A Virginia Beach man died 94 days after a fall. Those last 4 days cost his widow $100,000.
If the 75-year-old man had died four days earlier, his widow would have probably collected on a $100,000 accidental death insurance policy.
But he didn't. So she won't.
A federal judge ruled last week for the Transamerica Premier Life Insurance Company, saying Blosch's policy was clear: The death "must occur within 90 days of the accident."
"On the basis of these undisputed facts, defendant is not required to pay," U.S. District Judge Rebecca Beach Smith wrote.
Attorneys for Transamerica and Blosch's widow declined or did not respond to requests for comment.
A veteran lawyer with 40 years experience in estate planning, however, said the court's ruling was not surprising.
John Midgett compared the lawsuit in question to a Hail Mary in football. There wasn't much the lawyer, or the judge, could do in light of the facts of the case and the policy's restrictive nature.
"When it says 90 days, it mean 90 days. Not 91. Not 89," said Midgett, who was not involved in the case.
Kevin Martingayle, a past president of the Virginia State Bar, and Gerald Schwartz, a past president of the Virginia Trial Lawyers Association, said that doesn't make it right since Blosch would likely have died sooner had doctors not intervened following his fall.
“If an insured individual’s life is extended by heroic medical means, it seems absurd and unfair that those medical efforts can relieve an insurance company from having to pay simply because the life was artificially extended past a deadline," Martingayle said. He believes the General Assembly should consider getting involved to prevent future problems.
Schwartz said the law places a policy holder's family in the awkward position of having to make end-of-life decisions based on an "arbitrary and unnecessary deadline."
"It's particularly bad in today's times, where doctors take all measures to save and prolong someone's life," he said.
Darlene Blosch, the widow, sued Transamerica last year in the hopes of forcing the company to pay.
Her husband, a former Marine who worked 20 years as an electrician for Peabody Coal, had secured the group accidental death insurance policy in 1998. The original policy was issued by Peoples Benefit Life Insurance, which later merged with Monumental Life Insurance Company, which later changed its name to Transamerica.
Following Blosch's Aug. 12, death, however, Transamerica balked at paying.
Yes, Blosch fell May 10, 2018, struck his head on a sidewalk, slipped into a coma and placed on a ventilator. Yes, he was hospitalized until he died from a subdural hematoma and medical complications arising from the fall. And yes, such a death would typically be covered by the policy.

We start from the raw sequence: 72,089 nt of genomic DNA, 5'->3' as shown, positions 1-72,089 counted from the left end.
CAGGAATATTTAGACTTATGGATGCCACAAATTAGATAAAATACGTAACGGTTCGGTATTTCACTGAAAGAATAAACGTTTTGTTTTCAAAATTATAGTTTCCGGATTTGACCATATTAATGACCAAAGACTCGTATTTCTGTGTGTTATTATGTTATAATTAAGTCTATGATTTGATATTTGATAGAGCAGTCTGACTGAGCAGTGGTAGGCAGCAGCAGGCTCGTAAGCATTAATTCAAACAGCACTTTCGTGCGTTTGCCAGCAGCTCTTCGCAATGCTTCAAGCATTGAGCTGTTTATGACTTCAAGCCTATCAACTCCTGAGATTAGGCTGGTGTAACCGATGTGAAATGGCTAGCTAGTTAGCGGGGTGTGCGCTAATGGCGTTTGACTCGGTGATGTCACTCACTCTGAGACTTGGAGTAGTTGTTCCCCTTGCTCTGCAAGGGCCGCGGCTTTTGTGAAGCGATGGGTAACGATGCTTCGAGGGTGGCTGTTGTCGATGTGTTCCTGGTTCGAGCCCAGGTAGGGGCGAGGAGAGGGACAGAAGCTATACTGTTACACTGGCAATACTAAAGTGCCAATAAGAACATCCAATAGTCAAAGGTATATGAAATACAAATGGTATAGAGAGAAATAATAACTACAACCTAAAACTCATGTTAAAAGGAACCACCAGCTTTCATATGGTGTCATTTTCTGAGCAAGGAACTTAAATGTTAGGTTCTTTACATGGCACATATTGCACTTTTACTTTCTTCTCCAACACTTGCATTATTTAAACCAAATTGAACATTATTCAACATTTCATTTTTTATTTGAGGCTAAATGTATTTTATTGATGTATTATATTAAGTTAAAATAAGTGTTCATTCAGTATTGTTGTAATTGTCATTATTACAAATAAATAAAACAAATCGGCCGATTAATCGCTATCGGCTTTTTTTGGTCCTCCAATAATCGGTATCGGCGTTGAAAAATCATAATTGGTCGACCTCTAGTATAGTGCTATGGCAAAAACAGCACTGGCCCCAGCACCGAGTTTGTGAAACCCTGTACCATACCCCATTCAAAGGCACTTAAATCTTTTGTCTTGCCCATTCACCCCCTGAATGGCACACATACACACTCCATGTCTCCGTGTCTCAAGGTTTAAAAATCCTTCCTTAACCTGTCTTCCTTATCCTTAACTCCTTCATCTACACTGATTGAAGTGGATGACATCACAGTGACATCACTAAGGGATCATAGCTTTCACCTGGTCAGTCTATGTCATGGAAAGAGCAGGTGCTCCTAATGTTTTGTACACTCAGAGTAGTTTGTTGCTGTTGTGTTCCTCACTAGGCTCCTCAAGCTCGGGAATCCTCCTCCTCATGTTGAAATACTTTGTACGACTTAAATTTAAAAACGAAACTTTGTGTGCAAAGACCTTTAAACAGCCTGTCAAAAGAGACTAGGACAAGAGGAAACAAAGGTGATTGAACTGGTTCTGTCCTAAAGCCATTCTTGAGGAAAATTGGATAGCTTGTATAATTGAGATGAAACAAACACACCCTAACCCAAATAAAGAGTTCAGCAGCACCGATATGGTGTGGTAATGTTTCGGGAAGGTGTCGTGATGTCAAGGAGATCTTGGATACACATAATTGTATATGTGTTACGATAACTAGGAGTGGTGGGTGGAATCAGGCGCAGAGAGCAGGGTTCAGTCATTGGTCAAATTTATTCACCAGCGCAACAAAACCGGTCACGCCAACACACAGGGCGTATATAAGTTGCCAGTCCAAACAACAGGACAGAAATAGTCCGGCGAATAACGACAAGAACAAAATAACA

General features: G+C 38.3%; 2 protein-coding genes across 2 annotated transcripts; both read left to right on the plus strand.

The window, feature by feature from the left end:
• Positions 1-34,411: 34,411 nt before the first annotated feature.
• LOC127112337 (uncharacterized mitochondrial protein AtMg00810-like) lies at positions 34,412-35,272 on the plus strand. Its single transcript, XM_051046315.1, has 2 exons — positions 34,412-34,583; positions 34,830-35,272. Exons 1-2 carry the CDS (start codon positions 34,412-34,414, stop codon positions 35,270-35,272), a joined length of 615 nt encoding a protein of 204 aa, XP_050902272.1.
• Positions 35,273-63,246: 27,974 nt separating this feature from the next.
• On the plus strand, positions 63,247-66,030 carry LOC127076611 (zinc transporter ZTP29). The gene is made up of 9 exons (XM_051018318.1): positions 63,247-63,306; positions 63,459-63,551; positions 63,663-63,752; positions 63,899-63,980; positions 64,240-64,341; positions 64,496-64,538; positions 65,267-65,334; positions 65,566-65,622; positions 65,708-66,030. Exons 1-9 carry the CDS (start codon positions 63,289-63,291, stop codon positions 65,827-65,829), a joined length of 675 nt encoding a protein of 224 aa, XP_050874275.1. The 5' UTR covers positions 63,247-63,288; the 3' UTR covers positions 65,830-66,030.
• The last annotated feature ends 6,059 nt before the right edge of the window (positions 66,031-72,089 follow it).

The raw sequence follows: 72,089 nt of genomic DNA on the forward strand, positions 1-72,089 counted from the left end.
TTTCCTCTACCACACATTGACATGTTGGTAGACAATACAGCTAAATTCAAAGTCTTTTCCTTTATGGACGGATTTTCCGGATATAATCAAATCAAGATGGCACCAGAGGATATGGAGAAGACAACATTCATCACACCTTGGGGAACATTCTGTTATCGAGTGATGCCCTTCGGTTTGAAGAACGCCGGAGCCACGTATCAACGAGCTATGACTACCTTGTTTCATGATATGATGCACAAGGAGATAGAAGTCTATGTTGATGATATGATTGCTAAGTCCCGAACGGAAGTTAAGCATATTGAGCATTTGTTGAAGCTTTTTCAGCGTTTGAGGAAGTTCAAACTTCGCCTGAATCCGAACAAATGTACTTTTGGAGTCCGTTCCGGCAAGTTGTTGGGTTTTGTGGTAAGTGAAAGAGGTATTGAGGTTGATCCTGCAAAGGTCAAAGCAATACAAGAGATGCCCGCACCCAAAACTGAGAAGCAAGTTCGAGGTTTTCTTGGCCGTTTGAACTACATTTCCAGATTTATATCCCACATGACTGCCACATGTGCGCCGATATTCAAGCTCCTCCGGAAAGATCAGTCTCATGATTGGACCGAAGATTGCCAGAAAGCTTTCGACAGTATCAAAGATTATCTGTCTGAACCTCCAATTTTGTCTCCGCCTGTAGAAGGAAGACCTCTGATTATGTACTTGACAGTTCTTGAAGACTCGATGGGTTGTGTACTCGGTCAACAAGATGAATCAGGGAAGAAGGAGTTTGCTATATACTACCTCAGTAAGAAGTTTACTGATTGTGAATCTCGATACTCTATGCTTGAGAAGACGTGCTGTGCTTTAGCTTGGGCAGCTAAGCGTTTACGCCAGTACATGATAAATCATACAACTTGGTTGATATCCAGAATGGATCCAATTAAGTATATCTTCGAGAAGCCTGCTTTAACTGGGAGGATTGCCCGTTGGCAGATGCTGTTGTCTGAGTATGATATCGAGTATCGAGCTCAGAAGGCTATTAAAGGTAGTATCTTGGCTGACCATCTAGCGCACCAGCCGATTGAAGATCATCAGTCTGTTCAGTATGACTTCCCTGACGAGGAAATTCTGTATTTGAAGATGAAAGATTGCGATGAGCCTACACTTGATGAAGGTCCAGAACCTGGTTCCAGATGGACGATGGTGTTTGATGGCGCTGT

But, Transamerica's attorneys argued, Blosch waited too long to die.
"The clear, plain meaning of the policy terms precludes recovery in this case," Michele Dallman wrote earlier this year.
Albert Selkin, Darlene Blosch's attorney, attacked the legality of the policy's 90-day provision. Among other things, he said in court documents, it was not included with the rest of the policy's exceptions or exclusions provisions and that the clause offended "the public policy of Virginia." He said it required the policy holder to die in an "unreasonably short period of time."
"It is absurd that the policy doesn't cover the accidental death of one who is hospitalized and invalid from the day of the accident," Selkin wrote in court documents. "This is accidental life insurance. The policy should be honored. That's what it covers."
The judge disagreed, noting that there is no Virginia case law supporting his argument and that the Virginia Bureau of Insurance has twice signed off on Transamerica policies, which included the 90-day provisions.
"Plaintiff has not provided the court with any basis upon which to conclude that the policy should not be enforced as written," Smith wrote in her order.
In an interview, Midgett questioned the value of an accidental death life insurance policy, comparing them to extended warranties stores sell people when they buy new stereos or lawn mowers. He said such policies are generally very restrictive and rarely result in payments.
Midgett went on to urge people to read their insurance policies before they sign and not blindly accept them like a website's terms and conditions.
"They control everything. They are of critical import," he said, explaining that is the only way to know a policy really covers. "Insurance companies are not in the business of giving money away."
Scott Daugherty, 757-446-2343, email@example.com
Jeff Sodoma, MPA, Esq. is a lawyer based in Virginia Beach, Virginia
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